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Review: Fitbit Charge 2 fitness band
4.4Overall Score

Price (RRP): $249.95
Manufacturer: Fitbit

There are plenty of options when it comes to choosing an electronic fitness aid.  What kind of fitness regime do you propose for yourself? Does the gadget come with a sufficient range of related devices so that it will cover all your needs? Does the matching software provide all the functionality that you’d like?

I more or less stumbled into the Fitbit camp a couple of years ago without thinking about any of those things. Nonetheless it has been a satisfying experience on those criteria. I started off with a Fitbit Charge HR, a requested birthday present. It has served me well, and fairly soon I added the Fitbit Aria scales. Apart from a brief dalliance with a Fitbit Alta last year for the purposes of a review, that’s what I’ve been using until now.

Plenty of colours available

But Fitbit has since released the Charge 2, and it turns out to be a huge upgrade over its namesake.


The “HR” in Charge HR stood for “Heart Rate” because it could monitor that in addition to the usual movements. That functionality has been retained with the Charge 2. Beyond that it has an improved display and an improved band.

The old one had a more on less one line display. It was clear, but limited by space. The Charge 2 has a rather flexible display some 11.5mm across by 28 mm down, as near as I can measure it. That allows it to show three or four lines of information at once. Which lines is your choice, more or less. There are quite a few options which you set in the app.

You interact directly with the Charge 2 by using the single button, or by tapping on the unit’s face with your finger. The button is on the left, if you’re left handed; the opposite of the adjustment crown on a conventional watch. There are options in the app to set the watch for right hand use. This flips the display. You can also set the hand it is on as the dominant or non-dominant hand. This adjusts the counting algorithm for more accurate results.

Unlike the Charge HR or the Alta, it doesn’t come with a dongle to allow it to work with a non-Bluetooth equipped computer. I guess Fitbit figures that pretty much everyone has a Bluetooth-capable device these days. I used it with a couple of different Android phones (one at a time, of course), but I quickly checked and found that it also worked with the dongle from my Fitbit Charge HR plugged into my desktop. But, really, you’re going to get more value from the unit if go with the phone connection because then the Charge 2 can draw on the phones power and functions and, for example, use its GPS for route tracking and mapping. Or for providing notifications – including displaying the contents of SMS messages on its screen.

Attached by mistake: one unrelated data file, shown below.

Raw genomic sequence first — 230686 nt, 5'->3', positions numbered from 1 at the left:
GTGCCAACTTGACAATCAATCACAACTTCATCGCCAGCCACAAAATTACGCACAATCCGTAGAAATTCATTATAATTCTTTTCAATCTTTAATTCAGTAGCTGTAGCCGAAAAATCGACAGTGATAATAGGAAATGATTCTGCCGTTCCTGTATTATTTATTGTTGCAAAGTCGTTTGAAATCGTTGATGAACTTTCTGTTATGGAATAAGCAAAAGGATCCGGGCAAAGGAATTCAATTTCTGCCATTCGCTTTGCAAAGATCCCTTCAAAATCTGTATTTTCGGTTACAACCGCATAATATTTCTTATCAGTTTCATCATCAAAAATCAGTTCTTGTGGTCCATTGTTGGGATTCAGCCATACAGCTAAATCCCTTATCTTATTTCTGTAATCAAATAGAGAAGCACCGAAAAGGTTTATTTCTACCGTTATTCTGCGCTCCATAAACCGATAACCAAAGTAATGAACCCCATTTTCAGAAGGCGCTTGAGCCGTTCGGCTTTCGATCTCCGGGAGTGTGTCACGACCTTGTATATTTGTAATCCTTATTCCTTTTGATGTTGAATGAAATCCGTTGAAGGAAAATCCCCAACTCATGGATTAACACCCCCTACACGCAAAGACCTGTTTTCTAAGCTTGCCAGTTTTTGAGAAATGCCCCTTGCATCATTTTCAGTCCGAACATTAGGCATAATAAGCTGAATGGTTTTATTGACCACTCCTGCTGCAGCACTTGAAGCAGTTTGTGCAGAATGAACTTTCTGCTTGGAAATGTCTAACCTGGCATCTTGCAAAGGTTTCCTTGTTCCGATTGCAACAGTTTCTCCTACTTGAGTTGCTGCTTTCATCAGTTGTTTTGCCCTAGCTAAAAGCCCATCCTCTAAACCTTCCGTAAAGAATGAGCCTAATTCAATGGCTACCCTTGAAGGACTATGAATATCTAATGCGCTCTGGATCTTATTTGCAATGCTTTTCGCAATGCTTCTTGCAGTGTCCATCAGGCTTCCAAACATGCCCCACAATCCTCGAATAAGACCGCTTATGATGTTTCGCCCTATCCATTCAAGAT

So in what way is the band better than that on the Charge HR? Only in one way really: it can be switched. When the Charge 2 was sent to to me, apparently onIy one with the teal coloured band fitted was available. Teal is a kind of light green colour. But they took mercy on me and protected the general public from me presenting an even more unsightly appearance, sending down a brown leather replacement band with the Charge 2.

Perhaps not the most flattery colour for a chunky male, but there are plenty of choices

That itself was quite interesting in that the general consensus around here (which means my wife’s superior judgement) was that it looked kind of plastic. It was so smoothly finished that it was hard to see as being leather. But that’s what it said on the box. After a few days of sweaty exercise I decided on a likeIy explanation. I think the leather has been very thoroughly sealed to be sure it doesn’t become sweat stained. Successfully so.

That said, while it aIways retained its colour and tone, on a couple of particularly hot days my wrist was stained a little brown by the band by the conclusion of a 5+ kilometre walk. It washed off quite easily.

One of several faces you can set

Anyway, perhaps the most important point is that you’re not stuck, style wise. You can purchase one of three leather bands (the brown one supplied to me, one called “Blush Pink”, and the dark grey “Indigo” – $119.95 each), or a different colour of the “Classic Band” (Black, Blue Plum, Teal or Lavender – $49.95 each).

Fitbit doesn’t give the Charge 2 an “Ingress Protection” rating on water proofing, but it does have advice on how much it can take. To used its words, the Charge 2 is “rain-proof and splash-proof and can stand up to even the sweatiest workout,” but you should not “swim or shower with your tracker”.